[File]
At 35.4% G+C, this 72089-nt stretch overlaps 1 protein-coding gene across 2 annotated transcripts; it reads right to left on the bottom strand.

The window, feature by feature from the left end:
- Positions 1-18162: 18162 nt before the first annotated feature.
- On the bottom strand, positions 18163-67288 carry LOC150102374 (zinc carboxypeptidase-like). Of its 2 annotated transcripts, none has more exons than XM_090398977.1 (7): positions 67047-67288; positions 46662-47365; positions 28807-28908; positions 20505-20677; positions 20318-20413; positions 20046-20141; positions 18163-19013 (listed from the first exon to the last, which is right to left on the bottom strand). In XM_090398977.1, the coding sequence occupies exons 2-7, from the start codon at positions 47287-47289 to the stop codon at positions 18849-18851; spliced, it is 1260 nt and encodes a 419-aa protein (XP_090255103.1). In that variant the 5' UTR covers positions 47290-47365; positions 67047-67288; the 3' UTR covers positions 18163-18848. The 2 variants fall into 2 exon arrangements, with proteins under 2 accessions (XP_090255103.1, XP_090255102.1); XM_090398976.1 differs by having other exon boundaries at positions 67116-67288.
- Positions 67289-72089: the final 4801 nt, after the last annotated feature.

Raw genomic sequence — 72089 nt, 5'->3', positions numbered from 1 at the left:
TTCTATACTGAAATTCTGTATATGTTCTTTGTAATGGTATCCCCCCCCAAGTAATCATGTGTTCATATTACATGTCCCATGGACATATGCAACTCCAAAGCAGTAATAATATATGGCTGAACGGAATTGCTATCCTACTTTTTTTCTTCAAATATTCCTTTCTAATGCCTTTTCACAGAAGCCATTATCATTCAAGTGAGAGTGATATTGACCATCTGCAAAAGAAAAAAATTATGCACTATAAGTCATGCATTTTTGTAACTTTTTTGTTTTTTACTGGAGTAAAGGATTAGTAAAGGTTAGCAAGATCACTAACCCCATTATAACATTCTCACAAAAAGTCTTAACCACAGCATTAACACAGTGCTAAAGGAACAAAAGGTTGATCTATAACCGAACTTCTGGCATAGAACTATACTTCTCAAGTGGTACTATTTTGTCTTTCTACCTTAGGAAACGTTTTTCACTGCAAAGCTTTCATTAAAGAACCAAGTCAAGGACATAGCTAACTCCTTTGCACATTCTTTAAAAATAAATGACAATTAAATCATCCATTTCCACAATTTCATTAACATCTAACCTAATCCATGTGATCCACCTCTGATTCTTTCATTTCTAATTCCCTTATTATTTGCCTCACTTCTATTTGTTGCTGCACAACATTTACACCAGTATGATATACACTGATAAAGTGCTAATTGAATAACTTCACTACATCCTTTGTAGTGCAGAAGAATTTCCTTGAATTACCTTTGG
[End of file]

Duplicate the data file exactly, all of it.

At 35.4% G+C, this 72089-nt stretch overlaps 1 protein-coding gene across 2 annotated transcripts; it reads right to left on the bottom strand.

The window, feature by feature from the left end:
- Positions 1-18162: 18162 nt before the first annotated feature.
- On the bottom strand, positions 18163-67288 carry LOC150102374 (zinc carboxypeptidase-like). Of its 2 annotated transcripts, none has more exons than XM_090398977.1 (7): positions 67047-67288; positions 46662-47365; positions 28807-28908; positions 20505-20677; positions 20318-20413; positions 20046-20141; positions 18163-19013 (listed from the first exon to the last, which is right to left on the bottom strand). In XM_090398977.1, the coding sequence occupies exons 2-7, from the start codon at positions 47287-47289 to the stop codon at positions 18849-18851; spliced, it is 1260 nt and encodes a 419-aa protein (XP_090255103.1). In that variant the 5' UTR covers positions 47290-47365; positions 67047-67288; the 3' UTR covers positions 18163-18848. The 2 variants fall into 2 exon arrangements, with proteins under 2 accessions (XP_090255103.1, XP_090255102.1); XM_090398976.1 differs by having other exon boundaries at positions 67116-67288.
- Positions 67289-72089: the final 4801 nt, after the last annotated feature.

Raw genomic sequence — 72089 nt, 5'->3', positions numbered from 1 at the left:
TTCTATACTGAAATTCTGTATATGTTCTTTGTAATGGTATCCCCCCCCAAGTAATCATGTGTTCATATTACATGTCCCATGGACATATGCAACTCCAAAGCAGTAATAATATATGGCTGAACGGAATTGCTATCCTACTTTTTTTCTTCAAATATTCCTTTCTAATGCCTTTTCACAGAAGCCATTATCATTCAAGTGAGAGTGATATTGACCATCTGCAAAAGAAAAAAATTATGCACTATAAGTCATGCATTTTTGTAACTTTTTTGTTTTTTACTGGAGTAAAGGATTAGTAAAGGTTAGCAAGATCACTAACCCCATTATAACATTCTCACAAAAAGTCTTAACCACAGCATTAACACAGTGCTAAAGGAACAAAAGGTTGATCTATAACCGAACTTCTGGCATAGAACTATACTTCTCAAGTGGTACTATTTTGTCTTTCTACCTTAGGAAACGTTTTTCACTGCAAAGCTTTCATTAAAGAACCAAGTCAAGGACATAGCTAACTCCTTTGCACATTCTTTAAAAATAAATGACAATTAAATCATCCATTTCCACAATTTCATTAACATCTAACCTAATCCATGTGATCCACCTCTGATTCTTTCATTTCTAATTCCCTTATTATTTGCCTCACTTCTATTTGTTGCTGCACAACATTTACACCAGTATGATATACACTGATAAAGTGCTAATTGAATAACTTCACTACATCCTTTGTAGTGCAGAAGAATTTCCTTGAATTACCTTTGG